Congressman reverses on law enforcement-backed law requiring storage of text messages and more

Tuesday, March 19, 2013

Madison Ruppert
Activist Post

Image credit:
Leadership Conference on Civil
and Human Rights  – Flickr

While Rep. Jim Sensenbrenner, a Wisconsin Republican, originally indicated that he agreed with a law enforcement-backed data retention proposal to be attached to a revised version of the Electronic Communications Privacy Act (ECPA), his aides now say that he misspoke.

Sensenbrenner is a noted crusader for widespread government surveillance based on an absurd fear of terrorism and has been unrelenting in his fight against privacy.

This has most recently been shown in his apparent backing of a data retention requirement to be added to the ECPA which was endorsed by various law enforcement organizations and the U.S. Department of Justice.

The Department of Justice also sought to expand government surveillance powers in some ways to cover everything from text messages to e-mails, Twitter direct messages, Facebook messages and more while limiting it in some minor ways.

However, aides later told CNET that “their boss had misspoke and was talking about data preservation in response to law enforcement requests — not about a new data retention proposal.”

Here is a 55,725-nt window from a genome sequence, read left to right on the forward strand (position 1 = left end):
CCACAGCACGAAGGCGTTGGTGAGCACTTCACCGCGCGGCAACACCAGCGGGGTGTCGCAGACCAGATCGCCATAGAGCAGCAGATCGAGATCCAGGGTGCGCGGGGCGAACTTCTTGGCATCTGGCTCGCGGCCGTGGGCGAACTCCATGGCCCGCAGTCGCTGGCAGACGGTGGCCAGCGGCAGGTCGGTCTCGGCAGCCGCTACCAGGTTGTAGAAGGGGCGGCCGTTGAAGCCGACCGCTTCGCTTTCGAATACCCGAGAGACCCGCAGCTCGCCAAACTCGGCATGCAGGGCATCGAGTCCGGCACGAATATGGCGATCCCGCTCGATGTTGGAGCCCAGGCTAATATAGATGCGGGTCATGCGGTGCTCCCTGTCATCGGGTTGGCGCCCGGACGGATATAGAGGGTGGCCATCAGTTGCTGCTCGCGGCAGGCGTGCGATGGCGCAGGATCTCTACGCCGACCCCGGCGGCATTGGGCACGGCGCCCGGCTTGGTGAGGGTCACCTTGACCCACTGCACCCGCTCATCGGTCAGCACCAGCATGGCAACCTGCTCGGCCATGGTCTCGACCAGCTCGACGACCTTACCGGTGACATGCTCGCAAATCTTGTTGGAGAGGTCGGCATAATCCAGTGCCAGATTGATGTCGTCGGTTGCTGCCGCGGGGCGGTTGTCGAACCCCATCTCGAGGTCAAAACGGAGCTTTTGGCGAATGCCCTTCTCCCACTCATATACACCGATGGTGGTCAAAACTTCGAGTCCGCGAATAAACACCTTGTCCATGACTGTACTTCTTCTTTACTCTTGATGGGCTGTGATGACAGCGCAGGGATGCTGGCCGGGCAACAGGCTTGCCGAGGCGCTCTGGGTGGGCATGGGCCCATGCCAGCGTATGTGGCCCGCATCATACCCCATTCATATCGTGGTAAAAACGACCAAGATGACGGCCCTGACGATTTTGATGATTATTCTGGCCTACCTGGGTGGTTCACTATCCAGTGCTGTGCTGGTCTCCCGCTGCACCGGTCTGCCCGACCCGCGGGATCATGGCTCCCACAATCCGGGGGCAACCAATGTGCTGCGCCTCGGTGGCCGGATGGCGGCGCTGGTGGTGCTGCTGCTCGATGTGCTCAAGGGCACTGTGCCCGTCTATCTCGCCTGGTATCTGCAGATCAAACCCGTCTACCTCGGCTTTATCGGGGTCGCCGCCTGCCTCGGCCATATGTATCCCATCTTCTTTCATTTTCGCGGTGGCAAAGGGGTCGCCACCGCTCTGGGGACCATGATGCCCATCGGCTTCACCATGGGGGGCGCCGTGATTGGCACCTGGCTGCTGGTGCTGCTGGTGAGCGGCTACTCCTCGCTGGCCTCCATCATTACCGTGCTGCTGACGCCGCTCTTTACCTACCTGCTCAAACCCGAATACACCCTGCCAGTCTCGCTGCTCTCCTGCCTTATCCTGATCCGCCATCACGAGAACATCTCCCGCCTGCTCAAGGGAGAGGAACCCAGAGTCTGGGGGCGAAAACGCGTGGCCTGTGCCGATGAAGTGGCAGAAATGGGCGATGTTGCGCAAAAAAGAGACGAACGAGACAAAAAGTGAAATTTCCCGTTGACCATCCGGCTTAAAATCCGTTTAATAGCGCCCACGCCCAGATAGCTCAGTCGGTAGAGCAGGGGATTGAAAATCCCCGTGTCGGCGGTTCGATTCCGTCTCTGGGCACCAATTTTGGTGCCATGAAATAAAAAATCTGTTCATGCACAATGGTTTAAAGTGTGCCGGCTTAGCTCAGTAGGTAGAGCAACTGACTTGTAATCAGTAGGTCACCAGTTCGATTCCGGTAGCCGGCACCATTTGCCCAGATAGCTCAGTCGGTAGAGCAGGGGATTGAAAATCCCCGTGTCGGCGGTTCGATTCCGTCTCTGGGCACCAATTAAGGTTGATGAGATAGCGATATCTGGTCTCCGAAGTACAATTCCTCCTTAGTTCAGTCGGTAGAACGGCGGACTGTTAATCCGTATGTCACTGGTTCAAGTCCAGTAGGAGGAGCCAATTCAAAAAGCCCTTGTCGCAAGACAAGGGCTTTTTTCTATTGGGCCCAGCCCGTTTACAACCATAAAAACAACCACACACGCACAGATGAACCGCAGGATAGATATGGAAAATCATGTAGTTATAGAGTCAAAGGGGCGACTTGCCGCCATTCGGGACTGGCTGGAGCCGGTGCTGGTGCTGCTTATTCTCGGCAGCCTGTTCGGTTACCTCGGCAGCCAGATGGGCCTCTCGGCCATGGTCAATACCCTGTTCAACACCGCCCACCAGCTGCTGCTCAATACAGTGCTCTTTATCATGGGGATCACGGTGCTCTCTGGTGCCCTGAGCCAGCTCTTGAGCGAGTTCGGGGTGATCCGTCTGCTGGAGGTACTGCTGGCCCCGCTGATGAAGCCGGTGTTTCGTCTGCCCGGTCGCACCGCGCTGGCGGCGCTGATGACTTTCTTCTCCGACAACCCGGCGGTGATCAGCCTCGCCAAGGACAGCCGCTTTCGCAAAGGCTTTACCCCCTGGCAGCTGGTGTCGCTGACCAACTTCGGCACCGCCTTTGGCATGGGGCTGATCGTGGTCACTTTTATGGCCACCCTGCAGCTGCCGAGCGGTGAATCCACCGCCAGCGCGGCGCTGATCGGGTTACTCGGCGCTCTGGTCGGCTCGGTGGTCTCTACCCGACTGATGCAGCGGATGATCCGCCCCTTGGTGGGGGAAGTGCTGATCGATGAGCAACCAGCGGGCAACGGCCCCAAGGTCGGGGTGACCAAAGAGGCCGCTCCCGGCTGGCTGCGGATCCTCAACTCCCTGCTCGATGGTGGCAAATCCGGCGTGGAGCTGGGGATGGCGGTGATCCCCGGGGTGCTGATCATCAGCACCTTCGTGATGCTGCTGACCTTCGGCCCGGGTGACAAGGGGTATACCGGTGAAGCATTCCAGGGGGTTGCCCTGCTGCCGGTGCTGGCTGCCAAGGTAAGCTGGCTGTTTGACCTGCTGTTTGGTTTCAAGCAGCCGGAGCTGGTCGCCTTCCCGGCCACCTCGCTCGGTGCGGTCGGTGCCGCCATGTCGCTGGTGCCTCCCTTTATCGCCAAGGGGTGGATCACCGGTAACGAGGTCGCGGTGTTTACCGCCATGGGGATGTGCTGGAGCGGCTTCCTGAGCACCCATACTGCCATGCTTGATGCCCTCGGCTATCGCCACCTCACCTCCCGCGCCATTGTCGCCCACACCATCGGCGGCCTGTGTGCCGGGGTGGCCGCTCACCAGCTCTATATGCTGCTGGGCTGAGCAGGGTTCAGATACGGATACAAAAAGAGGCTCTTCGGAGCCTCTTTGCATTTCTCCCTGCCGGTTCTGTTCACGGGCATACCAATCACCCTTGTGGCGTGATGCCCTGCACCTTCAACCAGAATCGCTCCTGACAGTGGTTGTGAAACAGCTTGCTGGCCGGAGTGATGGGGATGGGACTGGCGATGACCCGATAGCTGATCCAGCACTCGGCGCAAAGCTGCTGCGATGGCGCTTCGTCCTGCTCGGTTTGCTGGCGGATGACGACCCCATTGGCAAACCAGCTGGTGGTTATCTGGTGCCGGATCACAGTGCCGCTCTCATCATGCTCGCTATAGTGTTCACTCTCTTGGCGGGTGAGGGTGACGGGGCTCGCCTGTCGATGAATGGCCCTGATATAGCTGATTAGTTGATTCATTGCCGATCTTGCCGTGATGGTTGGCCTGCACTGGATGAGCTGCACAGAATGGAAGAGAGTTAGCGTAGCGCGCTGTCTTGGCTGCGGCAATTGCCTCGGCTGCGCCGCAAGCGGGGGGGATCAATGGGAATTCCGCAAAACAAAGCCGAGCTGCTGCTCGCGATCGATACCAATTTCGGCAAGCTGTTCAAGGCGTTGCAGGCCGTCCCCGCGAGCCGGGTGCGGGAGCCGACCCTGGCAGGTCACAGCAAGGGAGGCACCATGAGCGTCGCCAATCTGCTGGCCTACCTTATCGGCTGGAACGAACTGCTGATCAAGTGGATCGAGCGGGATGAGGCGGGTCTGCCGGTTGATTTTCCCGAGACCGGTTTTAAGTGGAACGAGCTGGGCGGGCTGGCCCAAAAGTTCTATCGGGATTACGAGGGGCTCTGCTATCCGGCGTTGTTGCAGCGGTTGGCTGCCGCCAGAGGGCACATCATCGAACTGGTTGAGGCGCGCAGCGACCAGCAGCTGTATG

An anonymous source close to the situation told CNET that the reversal came in response to pressure from lobbyists who support ECPA reform.

“I have long opposed data retention and do not believe that any ECPA reform package should include such a mandate,” Sensenbrenner said in a subsequent statement. “Data retention requires a provider to retain information about the Internet use of all of its customers. A data retention mandate raises privacy concerns because it affects all users, not just bad actors.”

The statements made by Sensenbrenner earlier in the day had some major players including Apple, Facebook, Google and Twitter quite concerned.

Unsurprisingly, it wasn’t so much due to the massive privacy problems inherent in such data retention but because “if the data retention mandate is attached to the ECPA reform bill, it will amount to a poison pill that will doom the legislation,” according to CNET.

This type of reversal is hardly surprising coming from Sensenbrenner. In 2006 Sensenbrenner drafted data retention legislation and just two days later backed away from it.


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